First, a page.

Find Your Passion - 06/11/14

  The class of 2014 just graduated.  Many are headed to college to prepare for a career.  I remember being that age and trying to figure out what I wanted to do so I didn't waste my time or money in college training for a field I may never even work in.
  I was lucky in that I was already working in small market radio in high school and had discovered journalism and believed that would be a great way to combine two things I liked to do, broadcasting and writing.  That was my passion.  It was how I paid my way through college.  I still love what I do and feel blessed to work in broadcasting. 
  A few decades down the road, what I'm hoping for my own daughter who's headed to college is that she feels like she has the room to explore her interests.  She has a major and thinks she knows what she wants to do.  That's great, but I've already told her if you get in there and discover "I hate this," it's okay.  We'll regroup, set a new course and start moving in that direction.
  It's difficult to fathom what you're going to do for the rest of your life at the ripe old age of 18.  There's so many potential careers you've never even considered.  My advice, use your time in college to learn as much as you can about as many things as you can.  Find something that excites you, something you can't wait to learn more about.  Then figure out how you can make a living doing that.  Finding your passion will result in a satisfying career no matter what the financial rewards are.  There's an old saying, I believe is true, if you work at something you love, you never work a day in your life. 


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Last Update on October 06, 2015 07:07 GMT


MADISON, Wis. (AP) -- How to satisfy a woman isn't the sort of lesson a dorm director should be teaching. That's the view of officials at the University of Wisconsin-La Crosse. The school is giving a scolding to Jude Legiste, a full-time university employee who runs Drake Hall. But officials tell the Milwaukee Journal Sentinel that what Legiste did isn't a firing offense. Last month, he sent a graphic email with sex tips to students in the dorm. It contained an article by a female lawyer from New Zealand offering suggestions on stimulating women. Legiste tells The Associated Press he was trying to start a conversation about how to treat women but delivered the message in an "inappropriate fashion."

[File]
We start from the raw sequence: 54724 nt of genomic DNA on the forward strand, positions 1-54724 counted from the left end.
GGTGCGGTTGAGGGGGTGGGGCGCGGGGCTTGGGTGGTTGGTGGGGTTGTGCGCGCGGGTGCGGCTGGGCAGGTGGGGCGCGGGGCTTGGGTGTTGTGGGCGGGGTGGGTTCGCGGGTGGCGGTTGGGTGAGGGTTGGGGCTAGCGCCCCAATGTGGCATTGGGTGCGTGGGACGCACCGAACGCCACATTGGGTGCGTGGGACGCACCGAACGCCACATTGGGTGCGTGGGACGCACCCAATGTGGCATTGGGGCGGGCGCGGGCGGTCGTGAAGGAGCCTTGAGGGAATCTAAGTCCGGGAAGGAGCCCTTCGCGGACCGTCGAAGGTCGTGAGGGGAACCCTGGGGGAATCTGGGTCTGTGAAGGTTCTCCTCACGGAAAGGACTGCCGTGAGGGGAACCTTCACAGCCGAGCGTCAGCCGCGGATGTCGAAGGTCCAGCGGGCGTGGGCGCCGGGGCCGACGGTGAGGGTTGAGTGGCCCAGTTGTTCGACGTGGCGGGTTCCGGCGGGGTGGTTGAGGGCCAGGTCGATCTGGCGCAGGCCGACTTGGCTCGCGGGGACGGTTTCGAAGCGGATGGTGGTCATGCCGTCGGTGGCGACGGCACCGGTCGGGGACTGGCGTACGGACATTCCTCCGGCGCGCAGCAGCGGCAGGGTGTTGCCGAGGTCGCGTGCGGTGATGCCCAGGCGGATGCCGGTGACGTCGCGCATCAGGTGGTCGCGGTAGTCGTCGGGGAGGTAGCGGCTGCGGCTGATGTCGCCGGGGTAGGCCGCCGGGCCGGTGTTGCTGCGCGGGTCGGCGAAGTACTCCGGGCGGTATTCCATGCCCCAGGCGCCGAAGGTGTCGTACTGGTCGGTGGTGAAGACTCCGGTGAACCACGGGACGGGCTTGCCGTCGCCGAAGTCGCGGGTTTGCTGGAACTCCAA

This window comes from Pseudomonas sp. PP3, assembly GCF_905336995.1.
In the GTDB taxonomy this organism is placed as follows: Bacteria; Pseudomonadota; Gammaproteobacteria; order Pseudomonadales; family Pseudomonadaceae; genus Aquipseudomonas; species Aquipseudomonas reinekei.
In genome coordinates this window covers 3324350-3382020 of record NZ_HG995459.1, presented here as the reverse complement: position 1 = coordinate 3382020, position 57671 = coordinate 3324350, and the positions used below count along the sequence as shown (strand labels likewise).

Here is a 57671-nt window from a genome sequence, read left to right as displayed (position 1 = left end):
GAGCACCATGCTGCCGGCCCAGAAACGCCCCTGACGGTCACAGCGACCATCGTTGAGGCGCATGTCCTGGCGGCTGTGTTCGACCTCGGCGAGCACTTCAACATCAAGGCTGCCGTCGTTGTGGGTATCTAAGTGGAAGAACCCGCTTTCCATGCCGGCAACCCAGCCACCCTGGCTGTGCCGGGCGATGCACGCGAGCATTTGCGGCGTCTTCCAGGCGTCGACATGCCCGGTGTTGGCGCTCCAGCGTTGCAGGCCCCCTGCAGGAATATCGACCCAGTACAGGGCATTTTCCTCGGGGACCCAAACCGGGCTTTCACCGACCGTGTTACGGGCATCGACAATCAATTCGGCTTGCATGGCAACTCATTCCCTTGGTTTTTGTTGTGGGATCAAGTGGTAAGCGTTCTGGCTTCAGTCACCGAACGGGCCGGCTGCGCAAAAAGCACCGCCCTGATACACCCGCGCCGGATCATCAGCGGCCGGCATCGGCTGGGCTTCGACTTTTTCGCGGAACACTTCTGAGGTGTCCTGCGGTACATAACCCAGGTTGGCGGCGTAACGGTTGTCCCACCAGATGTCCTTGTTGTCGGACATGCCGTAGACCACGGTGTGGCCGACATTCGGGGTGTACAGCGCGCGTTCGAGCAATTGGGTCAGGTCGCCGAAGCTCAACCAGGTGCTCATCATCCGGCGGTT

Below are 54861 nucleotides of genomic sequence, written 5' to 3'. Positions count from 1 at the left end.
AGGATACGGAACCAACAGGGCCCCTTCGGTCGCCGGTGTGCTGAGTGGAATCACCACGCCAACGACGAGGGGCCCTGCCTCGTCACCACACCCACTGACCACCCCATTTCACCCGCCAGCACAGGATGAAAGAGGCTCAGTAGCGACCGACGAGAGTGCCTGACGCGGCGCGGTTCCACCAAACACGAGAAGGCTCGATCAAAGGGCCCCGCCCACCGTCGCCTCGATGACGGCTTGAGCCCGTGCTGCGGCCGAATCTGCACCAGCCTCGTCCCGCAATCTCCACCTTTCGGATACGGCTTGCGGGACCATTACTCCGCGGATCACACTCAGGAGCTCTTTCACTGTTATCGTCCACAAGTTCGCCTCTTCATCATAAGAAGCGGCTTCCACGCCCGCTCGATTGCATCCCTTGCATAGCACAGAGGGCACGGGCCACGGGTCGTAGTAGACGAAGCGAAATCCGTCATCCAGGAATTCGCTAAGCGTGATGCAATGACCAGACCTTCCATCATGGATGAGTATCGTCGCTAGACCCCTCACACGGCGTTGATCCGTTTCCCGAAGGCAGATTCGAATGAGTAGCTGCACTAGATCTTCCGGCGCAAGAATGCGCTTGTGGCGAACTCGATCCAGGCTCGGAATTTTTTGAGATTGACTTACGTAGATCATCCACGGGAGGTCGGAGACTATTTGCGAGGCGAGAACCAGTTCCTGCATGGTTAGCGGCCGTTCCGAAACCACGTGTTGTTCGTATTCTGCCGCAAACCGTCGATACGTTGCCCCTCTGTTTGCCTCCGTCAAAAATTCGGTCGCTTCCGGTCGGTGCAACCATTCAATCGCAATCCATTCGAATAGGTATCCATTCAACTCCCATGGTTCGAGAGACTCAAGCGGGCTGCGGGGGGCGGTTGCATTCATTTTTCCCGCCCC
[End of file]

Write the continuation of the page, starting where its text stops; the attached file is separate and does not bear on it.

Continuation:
DENVER (AP) -- Some pot smokers in Colorado are getting out of joint -- over pesticides in their legal weed. Two pot users have sued the legal marijuana store LivWell over the use of a fungicide called Eagle 20 EW. The chemical can be dangerous when heated and can't be used on tobacco. Lawyers say it's the first product liability claim in the nation involving the legal marijuana industry. LivWell lawyer Dean Heizer says the nine-shop chain no longer uses Eagle 20 EW. Heizer adds no consumer illnesses have been linked to marijuana pesticides in Colorado or any other state.

Dairy Goat Business

PETERSBURG, Alaska (AP) -- Victor Nelson and his wife, Tabitha, are milking an idea. They're bringing goat's milk to southeast Alaska. Fresh dairy products are a rarity in the area. KFSK-FM reports the couple is supplying raw milk from their goats to people in Petersburg. The Nelsons started with just a pair of goats. Now, they have 30. Raw milk carries the risk of disease and is heavily regulated in the state. The Nelsons say they inform their customers about the risks. One customer adds the goat's milk makes nice, frothy lattes.


ELLENDALE, Del. (AP) -- A would-be gas station bandit didn't get what he wanted. Delaware State Police report a clerk chased the robber out of the station and its convenience store in Ellendale. Troopers report a man with a handgun demanded money from the clerk. Police add the clerk refused to hand over the cash and ran man out of the place. Officers say the robber was last seen running on a highway.

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